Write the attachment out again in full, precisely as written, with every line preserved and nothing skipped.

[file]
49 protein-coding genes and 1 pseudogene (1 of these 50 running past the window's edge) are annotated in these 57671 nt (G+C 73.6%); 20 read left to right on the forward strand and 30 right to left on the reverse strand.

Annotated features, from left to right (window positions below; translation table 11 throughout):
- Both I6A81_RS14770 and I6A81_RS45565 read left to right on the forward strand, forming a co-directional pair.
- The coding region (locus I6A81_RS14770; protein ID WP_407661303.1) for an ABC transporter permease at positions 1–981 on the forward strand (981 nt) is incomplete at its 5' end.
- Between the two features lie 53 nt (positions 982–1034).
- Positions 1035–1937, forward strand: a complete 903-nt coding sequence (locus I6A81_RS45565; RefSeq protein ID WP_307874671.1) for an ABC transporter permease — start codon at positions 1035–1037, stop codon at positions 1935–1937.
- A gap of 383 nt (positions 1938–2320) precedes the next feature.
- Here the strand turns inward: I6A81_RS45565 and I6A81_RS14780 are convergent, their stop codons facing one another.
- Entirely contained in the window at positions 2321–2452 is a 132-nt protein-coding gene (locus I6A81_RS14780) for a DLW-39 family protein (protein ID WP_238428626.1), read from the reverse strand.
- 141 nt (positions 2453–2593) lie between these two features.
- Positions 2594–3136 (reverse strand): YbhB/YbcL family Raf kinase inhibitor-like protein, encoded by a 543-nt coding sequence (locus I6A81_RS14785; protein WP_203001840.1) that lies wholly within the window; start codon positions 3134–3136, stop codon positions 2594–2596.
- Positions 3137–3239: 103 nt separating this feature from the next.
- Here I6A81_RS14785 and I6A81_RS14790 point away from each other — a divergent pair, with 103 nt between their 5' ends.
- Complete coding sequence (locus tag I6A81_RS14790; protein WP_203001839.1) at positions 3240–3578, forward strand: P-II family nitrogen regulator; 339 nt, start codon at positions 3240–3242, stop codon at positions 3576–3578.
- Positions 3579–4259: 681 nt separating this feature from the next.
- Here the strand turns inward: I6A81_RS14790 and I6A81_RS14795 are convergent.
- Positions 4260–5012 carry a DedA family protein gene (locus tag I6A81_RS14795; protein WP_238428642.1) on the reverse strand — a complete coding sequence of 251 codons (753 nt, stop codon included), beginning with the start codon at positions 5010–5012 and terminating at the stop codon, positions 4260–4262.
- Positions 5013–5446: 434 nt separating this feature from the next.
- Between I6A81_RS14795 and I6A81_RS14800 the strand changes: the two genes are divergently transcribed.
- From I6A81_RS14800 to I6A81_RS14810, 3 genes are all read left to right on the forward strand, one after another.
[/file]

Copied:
49 protein-coding genes and 1 pseudogene (1 of these 50 running past the window's edge) are annotated in these 57671 nt (G+C 73.6%); 20 read left to right on the forward strand and 30 right to left on the reverse strand.

Annotated features, from left to right (window positions below; translation table 11 throughout):
- Both I6A81_RS14770 and I6A81_RS45565 read left to right on the forward strand, forming a co-directional pair.
- The coding region (locus I6A81_RS14770; protein ID WP_407661303.1) for an ABC transporter permease at positions 1–981 on the forward strand (981 nt) is incomplete at its 5' end.
- Between the two features lie 53 nt (positions 982–1034).
- Positions 1035–1937, forward strand: a complete 903-nt coding sequence (locus I6A81_RS45565; RefSeq protein ID WP_307874671.1) for an ABC transporter permease — start codon at positions 1035–1037, stop codon at positions 1935–1937.
- A gap of 383 nt (positions 1938–2320) precedes the next feature.
- Here the strand turns inward: I6A81_RS45565 and I6A81_RS14780 are convergent, their stop codons facing one another.
- Entirely contained in the window at positions 2321–2452 is a 132-nt protein-coding gene (locus I6A81_RS14780) for a DLW-39 family protein (protein ID WP_238428626.1), read from the reverse strand.
- 141 nt (positions 2453–2593) lie between these two features.
- Positions 2594–3136 (reverse strand): YbhB/YbcL family Raf kinase inhibitor-like protein, encoded by a 543-nt coding sequence (locus I6A81_RS14785; protein WP_203001840.1) that lies wholly within the window; start codon positions 3134–3136, stop codon positions 2594–2596.
- Positions 3137–3239: 103 nt separating this feature from the next.
- Here I6A81_RS14785 and I6A81_RS14790 point away from each other — a divergent pair, with 103 nt between their 5' ends.
- Complete coding sequence (locus tag I6A81_RS14790; protein WP_203001839.1) at positions 3240–3578, forward strand: P-II family nitrogen regulator; 339 nt, start codon at positions 3240–3242, stop codon at positions 3576–3578.
- Positions 3579–4259: 681 nt separating this feature from the next.
- Here the strand turns inward: I6A81_RS14790 and I6A81_RS14795 are convergent.
- Positions 4260–5012 carry a DedA family protein gene (locus tag I6A81_RS14795; protein WP_238428642.1) on the reverse strand — a complete coding sequence of 251 codons (753 nt, stop codon included), beginning with the start codon at positions 5010–5012 and terminating at the stop codon, positions 4260–4262.
- Positions 5013–5446: 434 nt separating this feature from the next.
- Between I6A81_RS14795 and I6A81_RS14800 the strand changes: the two genes are divergently transcribed.
- From I6A81_RS14800 to I6A81_RS14810, 3 genes are all read left to right on the forward strand, one after another.